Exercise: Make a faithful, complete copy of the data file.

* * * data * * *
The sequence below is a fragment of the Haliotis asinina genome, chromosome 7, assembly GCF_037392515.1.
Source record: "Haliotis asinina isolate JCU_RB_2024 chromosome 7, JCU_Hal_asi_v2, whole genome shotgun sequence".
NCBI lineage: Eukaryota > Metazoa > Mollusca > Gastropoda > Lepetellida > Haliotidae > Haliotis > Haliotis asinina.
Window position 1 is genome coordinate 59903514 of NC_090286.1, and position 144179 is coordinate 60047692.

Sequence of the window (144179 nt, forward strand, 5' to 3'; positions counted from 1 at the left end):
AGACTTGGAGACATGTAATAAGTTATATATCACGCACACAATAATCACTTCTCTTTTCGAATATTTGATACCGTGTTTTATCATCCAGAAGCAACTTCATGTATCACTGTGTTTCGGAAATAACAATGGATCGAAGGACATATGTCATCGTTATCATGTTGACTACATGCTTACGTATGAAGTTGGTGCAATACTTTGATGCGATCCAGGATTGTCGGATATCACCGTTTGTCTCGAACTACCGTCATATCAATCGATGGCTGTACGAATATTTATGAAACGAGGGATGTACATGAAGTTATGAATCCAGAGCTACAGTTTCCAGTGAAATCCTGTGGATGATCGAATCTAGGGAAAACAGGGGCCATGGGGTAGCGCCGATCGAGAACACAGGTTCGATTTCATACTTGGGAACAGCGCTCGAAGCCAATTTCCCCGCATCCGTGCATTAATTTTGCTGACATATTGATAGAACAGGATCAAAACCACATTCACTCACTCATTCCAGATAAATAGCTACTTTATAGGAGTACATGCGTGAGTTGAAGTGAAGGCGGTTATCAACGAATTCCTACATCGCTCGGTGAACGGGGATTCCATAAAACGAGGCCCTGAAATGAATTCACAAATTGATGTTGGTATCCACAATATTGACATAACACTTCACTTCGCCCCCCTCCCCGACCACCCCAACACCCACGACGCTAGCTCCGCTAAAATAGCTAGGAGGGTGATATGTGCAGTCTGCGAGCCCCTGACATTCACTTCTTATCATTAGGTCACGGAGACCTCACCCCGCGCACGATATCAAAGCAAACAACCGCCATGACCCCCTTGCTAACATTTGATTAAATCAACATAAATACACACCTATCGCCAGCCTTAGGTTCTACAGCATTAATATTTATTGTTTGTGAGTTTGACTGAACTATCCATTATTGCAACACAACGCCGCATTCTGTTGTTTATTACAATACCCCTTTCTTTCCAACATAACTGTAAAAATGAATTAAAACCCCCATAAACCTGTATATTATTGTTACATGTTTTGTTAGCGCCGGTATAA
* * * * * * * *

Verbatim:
The sequence below is a fragment of the Haliotis asinina genome, chromosome 7, assembly GCF_037392515.1.
Source record: "Haliotis asinina isolate JCU_RB_2024 chromosome 7, JCU_Hal_asi_v2, whole genome shotgun sequence".
NCBI lineage: Eukaryota > Metazoa > Mollusca > Gastropoda > Lepetellida > Haliotidae > Haliotis > Haliotis asinina.
Window position 1 is genome coordinate 59903514 of NC_090286.1, and position 144179 is coordinate 60047692.

Sequence of the window (144179 nt, forward strand, 5' to 3'; positions counted from 1 at the left end):
AGACTTGGAGACATGTAATAAGTTATATATCACGCACACAATAATCACTTCTCTTTTCGAATATTTGATACCGTGTTTTATCATCCAGAAGCAACTTCATGTATCACTGTGTTTCGGAAATAACAATGGATCGAAGGACATATGTCATCGTTATCATGTTGACTACATGCTTACGTATGAAGTTGGTGCAATACTTTGATGCGATCCAGGATTGTCGGATATCACCGTTTGTCTCGAACTACCGTCATATCAATCGATGGCTGTACGAATATTTATGAAACGAGGGATGTACATGAAGTTATGAATCCAGAGCTACAGTTTCCAGTGAAATCCTGTGGATGATCGAATCTAGGGAAAACAGGGGCCATGGGGTAGCGCCGATCGAGAACACAGGTTCGATTTCATACTTGGGAACAGCGCTCGAAGCCAATTTCCCCGCATCCGTGCATTAATTTTGCTGACATATTGATAGAACAGGATCAAAACCACATTCACTCACTCATTCCAGATAAATAGCTACTTTATAGGAGTACATGCGTGAGTTGAAGTGAAGGCGGTTATCAACGAATTCCTACATCGCTCGGTGAACGGGGATTCCATAAAACGAGGCCCTGAAATGAATTCACAAATTGATGTTGGTATCCACAATATTGACATAACACTTCACTTCGCCCCCCTCCCCGACCACCCCAACACCCACGACGCTAGCTCCGCTAAAATAGCTAGGAGGGTGATATGTGCAGTCTGCGAGCCCCTGACATTCACTTCTTATCATTAGGTCACGGAGACCTCACCCCGCGCACGATATCAAAGCAAACAACCGCCATGACCCCCTTGCTAACATTTGATTAAATCAACATAAATACACACCTATCGCCAGCCTTAGGTTCTACAGCATTAATATTTATTGTTTGTGAGTTTGACTGAACTATCCATTATTGCAACACAACGCCGCATTCTGTTGTTTATTACAATACCCCTTTCTTTCCAACATAACTGTAAAAATGAATTAAAACCCCCATAAACCTGTATATTATTGTTACATGTTTTGTTAGCGCCGGTATAA